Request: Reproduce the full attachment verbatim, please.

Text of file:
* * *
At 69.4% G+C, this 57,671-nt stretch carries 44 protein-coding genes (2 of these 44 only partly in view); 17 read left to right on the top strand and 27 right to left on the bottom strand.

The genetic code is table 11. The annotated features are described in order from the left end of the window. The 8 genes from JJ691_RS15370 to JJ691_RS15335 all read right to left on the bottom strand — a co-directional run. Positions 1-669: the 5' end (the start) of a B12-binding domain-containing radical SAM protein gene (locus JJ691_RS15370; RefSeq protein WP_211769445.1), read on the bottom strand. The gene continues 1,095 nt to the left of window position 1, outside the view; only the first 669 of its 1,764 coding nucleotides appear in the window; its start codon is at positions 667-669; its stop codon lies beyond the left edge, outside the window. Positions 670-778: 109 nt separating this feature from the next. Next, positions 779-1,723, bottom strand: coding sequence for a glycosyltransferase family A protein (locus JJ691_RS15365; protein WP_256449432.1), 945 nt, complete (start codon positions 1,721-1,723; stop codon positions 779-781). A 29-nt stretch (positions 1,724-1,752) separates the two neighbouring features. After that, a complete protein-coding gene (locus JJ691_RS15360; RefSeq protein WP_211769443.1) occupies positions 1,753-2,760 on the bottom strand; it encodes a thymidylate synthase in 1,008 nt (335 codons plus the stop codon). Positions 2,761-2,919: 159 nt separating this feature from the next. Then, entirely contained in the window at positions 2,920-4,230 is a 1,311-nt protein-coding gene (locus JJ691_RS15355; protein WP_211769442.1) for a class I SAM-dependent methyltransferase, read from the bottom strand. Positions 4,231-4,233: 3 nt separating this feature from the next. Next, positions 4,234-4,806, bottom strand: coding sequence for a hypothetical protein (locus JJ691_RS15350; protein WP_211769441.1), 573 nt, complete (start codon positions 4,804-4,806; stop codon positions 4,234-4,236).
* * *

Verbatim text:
At 69.4% G+C, this 57,671-nt stretch carries 44 protein-coding genes (2 of these 44 only partly in view); 17 read left to right on the top strand and 27 right to left on the bottom strand.

The genetic code is table 11. The annotated features are described in order from the left end of the window. The 8 genes from JJ691_RS15370 to JJ691_RS15335 all read right to left on the bottom strand — a co-directional run. Positions 1-669: the 5' end (the start) of a B12-binding domain-containing radical SAM protein gene (locus JJ691_RS15370; RefSeq protein WP_211769445.1), read on the bottom strand. The gene continues 1,095 nt to the left of window position 1, outside the view; only the first 669 of its 1,764 coding nucleotides appear in the window; its start codon is at positions 667-669; its stop codon lies beyond the left edge, outside the window. Positions 670-778: 109 nt separating this feature from the next. Next, positions 779-1,723, bottom strand: coding sequence for a glycosyltransferase family A protein (locus JJ691_RS15365; protein WP_256449432.1), 945 nt, complete (start codon positions 1,721-1,723; stop codon positions 779-781). A 29-nt stretch (positions 1,724-1,752) separates the two neighbouring features. After that, a complete protein-coding gene (locus JJ691_RS15360; RefSeq protein WP_211769443.1) occupies positions 1,753-2,760 on the bottom strand; it encodes a thymidylate synthase in 1,008 nt (335 codons plus the stop codon). Positions 2,761-2,919: 159 nt separating this feature from the next. Then, entirely contained in the window at positions 2,920-4,230 is a 1,311-nt protein-coding gene (locus JJ691_RS15355; protein WP_211769442.1) for a class I SAM-dependent methyltransferase, read from the bottom strand. Positions 4,231-4,233: 3 nt separating this feature from the next. Next, positions 4,234-4,806, bottom strand: coding sequence for a hypothetical protein (locus JJ691_RS15350; protein WP_211769441.1), 573 nt, complete (start codon positions 4,804-4,806; stop codon positions 4,234-4,236).